A very common fear and doubt that many creative, social and other entrepreneurs face, especially those endeavouring to deliver some sort of practical information, is that they're stating the obvious. It's not just a case of... wait a minute... I'm not stating the obvious for you here, am I?
Well, you get the point.
So, are you stating the obvious? How do you tell? And if so, what do you do about it?
There are really 3 questions we need to consider before we go any further.
- Is the information you're sharing actually obvious to your audience, or does it just feel obvious to you?
- Is getting a refresher in something obvious, which is also important, a waste of time?
- Do you have anything unique to contribute to the obvious information you're offering?
These questions are important because they push through the assumption that something obvious is not valuable to your audience or customers. I'll explain my response to each of the above questions, and hopefully give you the confidence to create fearlessly, with faith in the value of what you have to offer.
The difference between really obvious and the elusive obvious
Moshe Feldenkrais coined the term "the elusive obvious" in his book of the same name. He explains that "The Elusive Obvious deals with simple, fundamental notions of our daily life that through habit become elusive." The way I like to describe it is the feeling of something being obvious, even when you're hearing the information for the first time. It's kind of a knowledge-dejavu.
Sometimes we find ourselves, as innovators or change-makers, becoming self-indulgent and unable to empathise with the notion that different people understand different things differently. We all have unique world-views, even if only slightly, and whilst we all have many similar things to share with the world, our differences mean we take different things for granted, and different things are obvious to us. Just because something feels obvious to you, doesn't mean that it's obvious to someone else, but it may well be extremely relevant and useful nonetheless.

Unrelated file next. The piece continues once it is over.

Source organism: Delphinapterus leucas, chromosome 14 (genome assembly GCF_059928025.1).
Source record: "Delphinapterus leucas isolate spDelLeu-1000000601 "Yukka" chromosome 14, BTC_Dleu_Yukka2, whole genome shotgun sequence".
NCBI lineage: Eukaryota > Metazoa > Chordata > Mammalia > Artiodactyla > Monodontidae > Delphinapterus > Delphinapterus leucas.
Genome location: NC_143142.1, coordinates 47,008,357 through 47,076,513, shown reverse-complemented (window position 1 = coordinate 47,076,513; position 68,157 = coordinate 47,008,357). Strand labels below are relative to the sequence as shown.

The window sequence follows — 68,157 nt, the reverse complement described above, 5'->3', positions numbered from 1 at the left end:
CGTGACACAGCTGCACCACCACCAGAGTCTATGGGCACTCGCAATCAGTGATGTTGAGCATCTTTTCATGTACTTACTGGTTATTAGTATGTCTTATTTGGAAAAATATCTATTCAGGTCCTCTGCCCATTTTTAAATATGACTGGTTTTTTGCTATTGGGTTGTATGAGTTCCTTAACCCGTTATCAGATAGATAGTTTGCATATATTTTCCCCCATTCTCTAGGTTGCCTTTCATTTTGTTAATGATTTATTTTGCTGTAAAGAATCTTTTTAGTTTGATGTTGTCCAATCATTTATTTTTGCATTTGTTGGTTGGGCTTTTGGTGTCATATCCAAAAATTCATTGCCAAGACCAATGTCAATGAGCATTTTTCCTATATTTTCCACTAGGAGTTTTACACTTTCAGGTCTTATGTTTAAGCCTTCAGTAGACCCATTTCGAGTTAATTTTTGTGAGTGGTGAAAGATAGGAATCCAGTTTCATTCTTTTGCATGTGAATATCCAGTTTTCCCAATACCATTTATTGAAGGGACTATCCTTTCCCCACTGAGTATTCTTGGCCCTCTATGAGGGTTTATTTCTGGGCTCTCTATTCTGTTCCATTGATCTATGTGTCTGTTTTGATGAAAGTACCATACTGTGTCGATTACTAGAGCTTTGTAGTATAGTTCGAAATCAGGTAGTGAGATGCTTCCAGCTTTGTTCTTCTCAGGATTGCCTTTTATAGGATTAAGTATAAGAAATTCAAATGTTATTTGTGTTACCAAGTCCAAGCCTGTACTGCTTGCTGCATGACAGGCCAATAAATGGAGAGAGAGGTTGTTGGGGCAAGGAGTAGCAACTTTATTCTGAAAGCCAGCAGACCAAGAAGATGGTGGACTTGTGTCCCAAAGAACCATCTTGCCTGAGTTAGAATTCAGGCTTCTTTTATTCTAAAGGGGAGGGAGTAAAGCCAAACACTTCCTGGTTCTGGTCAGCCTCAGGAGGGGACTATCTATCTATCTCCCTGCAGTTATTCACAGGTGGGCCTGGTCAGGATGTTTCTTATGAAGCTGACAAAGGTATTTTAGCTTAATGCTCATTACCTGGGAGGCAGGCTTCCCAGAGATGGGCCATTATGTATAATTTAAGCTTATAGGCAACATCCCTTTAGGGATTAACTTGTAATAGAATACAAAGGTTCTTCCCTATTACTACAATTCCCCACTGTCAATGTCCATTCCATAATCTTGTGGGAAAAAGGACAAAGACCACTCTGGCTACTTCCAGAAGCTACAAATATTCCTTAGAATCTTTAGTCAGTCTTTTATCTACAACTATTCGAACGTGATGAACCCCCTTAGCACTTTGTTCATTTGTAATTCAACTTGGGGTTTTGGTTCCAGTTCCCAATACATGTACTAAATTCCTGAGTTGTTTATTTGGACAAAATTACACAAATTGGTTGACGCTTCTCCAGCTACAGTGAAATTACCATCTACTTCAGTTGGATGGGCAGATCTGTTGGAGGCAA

The importance of reinforcement
Even when something is obvious to us, through the routine of daily practice we often forget to pay attention to the details. That's when reinforcement from someone else comes in handy, and we realise that getting a refresher in something we already know is worthwhile. The most common example I can think of is keeping a good posture.
It's obvious to pretty much everyone that we need to sit up-right to maintain healthy ergonomics, yet how often do the best of us unconsciously fall into a lazy slouch. There are countless studies quoting various figures on how many times one needs to learn or practice something for it to be a habit.
What every study agrees on is that reinforcement, even of the most obvious things, is invaluable in developing habits and expertise. A subtle prompt can help remind us to act on what we already know as obvious.
The value of your individuality
Perhaps the greatest way our fear of stating the obvious talks to us is by saying to our subconscious mind, "Your idea isn't unique, and has been offered by countless others. Just do a Google search, you goose!" Trust me, I experience this hesitation all the time. The fact is however that if you have something worthwhile to say, you probably have a personal experience or individual perspective to draw upon.
That personal experience and individual perspective is what gives the idea true value. Not only will your audience and customers appreciate the reinforcement, they'll retain the key ideas better when given the chance to understand concepts in the context of personal stories they can relate to.
Of course, I'm not suggesting everyone should write a blog about good posture, or start a training course on it, but then again, there are many successful and valuable businesses that do just that! Every audience, community, and group of customers has an elusive obvious, or something that they could use some reinforcement for.
Offering your individual and unique perspectives and experiences will provide just that, in engaging, interesting, and valuable ways. So, how can you help someone with something that you've been holding back from because you've feared stating the obvious?